"Nice catch…" she mumbled, and I smirked at her.
I flipped open her cell phone and scrolled through the alphabetical list of numbers until I found the one labeled "Mama." I held back a little laugh at that, and then dialed.
The phone rang three times before a woman's voice answered. "What did they say?" It took great willpower to hold back the smart-alecky remark that one was supposed to say "hello" when they answered the phone.
I coughed once and managed to speak clearly despite my sore throat. "Mrs. Mashiro?" I asked in a high, distinctly feminine voice. "This is Fujisaki Nadeshiko, Rima-chan's friend." Rima's jaw dropped and she stared at me from the other side of the room—she never had gotten used to the fact that I could talk and act like a girl if a pleased. "I wanted to let you know that I've talked with my mother, and she has no objections to Rima spending the night with us. I can assure you that she will be perfectly safe here." I let out a little giggle to complete my act, and Rima's eye twitched.
"Thank you so much," her mother said on the other line. "I'm glad that Rima has a few nice girlfriends to turn to. You're sure it's not too much trouble?"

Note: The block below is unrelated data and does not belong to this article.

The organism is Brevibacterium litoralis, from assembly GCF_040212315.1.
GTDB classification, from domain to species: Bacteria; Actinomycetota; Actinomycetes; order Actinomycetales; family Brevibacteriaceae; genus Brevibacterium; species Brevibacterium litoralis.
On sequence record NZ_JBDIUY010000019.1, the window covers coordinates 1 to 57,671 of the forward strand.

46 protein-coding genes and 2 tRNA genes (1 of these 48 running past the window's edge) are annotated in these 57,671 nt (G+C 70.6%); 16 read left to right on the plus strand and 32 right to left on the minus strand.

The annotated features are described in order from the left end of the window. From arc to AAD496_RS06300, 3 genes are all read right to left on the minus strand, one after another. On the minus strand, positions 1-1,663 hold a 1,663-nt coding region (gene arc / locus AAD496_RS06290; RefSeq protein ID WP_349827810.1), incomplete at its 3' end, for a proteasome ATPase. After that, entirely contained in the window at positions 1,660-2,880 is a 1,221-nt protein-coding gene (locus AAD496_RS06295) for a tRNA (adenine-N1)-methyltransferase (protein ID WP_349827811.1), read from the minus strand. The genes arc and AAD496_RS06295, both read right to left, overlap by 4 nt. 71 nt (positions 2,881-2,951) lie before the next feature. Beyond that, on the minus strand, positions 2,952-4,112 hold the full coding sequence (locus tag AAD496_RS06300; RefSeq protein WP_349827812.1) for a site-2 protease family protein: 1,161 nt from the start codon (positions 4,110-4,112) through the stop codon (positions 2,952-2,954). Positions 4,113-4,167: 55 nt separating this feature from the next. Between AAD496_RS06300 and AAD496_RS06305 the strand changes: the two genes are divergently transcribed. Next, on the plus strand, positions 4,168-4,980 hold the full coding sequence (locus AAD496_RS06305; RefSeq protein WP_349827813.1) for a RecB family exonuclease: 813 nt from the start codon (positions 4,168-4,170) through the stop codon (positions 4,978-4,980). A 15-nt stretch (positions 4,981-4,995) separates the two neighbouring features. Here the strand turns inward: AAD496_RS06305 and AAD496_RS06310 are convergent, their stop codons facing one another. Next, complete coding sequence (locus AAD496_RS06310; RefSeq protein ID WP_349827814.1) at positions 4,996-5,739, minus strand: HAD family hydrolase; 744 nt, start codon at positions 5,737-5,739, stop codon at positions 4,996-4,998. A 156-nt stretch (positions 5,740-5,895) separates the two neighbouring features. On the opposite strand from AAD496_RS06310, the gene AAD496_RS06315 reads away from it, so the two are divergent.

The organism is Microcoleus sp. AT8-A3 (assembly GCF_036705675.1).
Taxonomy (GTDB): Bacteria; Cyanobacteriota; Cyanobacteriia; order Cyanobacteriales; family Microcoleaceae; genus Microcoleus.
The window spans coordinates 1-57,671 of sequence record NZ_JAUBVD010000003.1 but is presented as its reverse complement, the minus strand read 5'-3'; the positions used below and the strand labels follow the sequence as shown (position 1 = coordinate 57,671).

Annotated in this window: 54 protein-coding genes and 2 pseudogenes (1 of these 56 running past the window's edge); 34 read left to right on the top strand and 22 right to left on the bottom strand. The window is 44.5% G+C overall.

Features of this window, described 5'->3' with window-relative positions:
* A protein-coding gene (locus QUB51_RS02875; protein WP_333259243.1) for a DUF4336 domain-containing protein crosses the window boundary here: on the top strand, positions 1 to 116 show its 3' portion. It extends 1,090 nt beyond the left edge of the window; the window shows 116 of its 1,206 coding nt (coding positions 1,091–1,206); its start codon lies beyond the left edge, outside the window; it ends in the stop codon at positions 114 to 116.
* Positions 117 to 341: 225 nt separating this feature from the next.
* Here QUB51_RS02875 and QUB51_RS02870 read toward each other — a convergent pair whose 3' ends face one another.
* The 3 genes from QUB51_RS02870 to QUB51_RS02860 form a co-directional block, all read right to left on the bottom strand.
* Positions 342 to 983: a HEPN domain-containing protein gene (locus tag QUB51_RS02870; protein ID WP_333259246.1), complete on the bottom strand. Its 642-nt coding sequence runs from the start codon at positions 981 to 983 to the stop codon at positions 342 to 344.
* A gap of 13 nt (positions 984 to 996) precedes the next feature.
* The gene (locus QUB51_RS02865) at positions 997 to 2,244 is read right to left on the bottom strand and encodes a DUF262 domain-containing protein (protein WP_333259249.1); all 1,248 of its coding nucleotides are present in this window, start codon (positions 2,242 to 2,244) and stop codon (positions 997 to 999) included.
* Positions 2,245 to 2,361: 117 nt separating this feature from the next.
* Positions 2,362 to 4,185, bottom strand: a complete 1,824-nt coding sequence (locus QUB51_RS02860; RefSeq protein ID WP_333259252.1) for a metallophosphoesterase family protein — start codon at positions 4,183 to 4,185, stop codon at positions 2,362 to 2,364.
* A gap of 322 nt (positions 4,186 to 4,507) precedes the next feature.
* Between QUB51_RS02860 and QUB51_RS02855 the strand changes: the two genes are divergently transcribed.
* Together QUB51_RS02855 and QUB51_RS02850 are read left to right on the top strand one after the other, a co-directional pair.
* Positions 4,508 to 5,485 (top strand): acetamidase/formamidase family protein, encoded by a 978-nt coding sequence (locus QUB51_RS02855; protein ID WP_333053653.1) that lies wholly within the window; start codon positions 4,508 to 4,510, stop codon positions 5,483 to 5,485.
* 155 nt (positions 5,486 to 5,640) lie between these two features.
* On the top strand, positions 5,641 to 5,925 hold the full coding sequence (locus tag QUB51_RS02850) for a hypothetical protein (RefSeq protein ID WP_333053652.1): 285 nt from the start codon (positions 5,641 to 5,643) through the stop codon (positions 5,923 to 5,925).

I smiled, and I could imagine the sparkles floating around me as they did when Tadase was trying to get someone to do what he wanted. "Or course not," I assured her, and I could practically feel the relief emanating from her through the phone.
"Thanks again," she said, her voice expressing some of that relief as well as obvious gratitude.
"Anytime," I said, and flipped the phone shut. I looked up at Rima, who was still staring at me as if I'd gone completely insane. "Well, Rima-chan," I said, still speaking in a high pitch. "Looks like you're stuck with me."
"Why are you still in Nadeshiko-mode?" she questioned, and I let out another girly giggle before letting my voice drop several octaves and return to normal.
"I couldn't resist," I said, and started to laugh. She glared at me again, and I wondered if she was mentally scarred for life because of my little performance.
"Have you no shame?" Her voice was full of scorn, but her cheeks were red. I smirked at her. I was enjoying the little game that had developed, and I laughed at the thought that it was unlike for either of us to win.
This was not going to end well. The fact that I was even in Nagihiko's house was unreal to me from the start—like some kind of dream, or rather, nightmare. And now, through some twisted, sick turn of events, I was being forced to stay there for the night. Idly, I wondered what Amu would say if—God forbid—she happened to walk into the room at this very second. I decided that I didn't want to know.
I let out a defeated sigh, and suddenly Nagihiko asked, "How the heck do you do that?"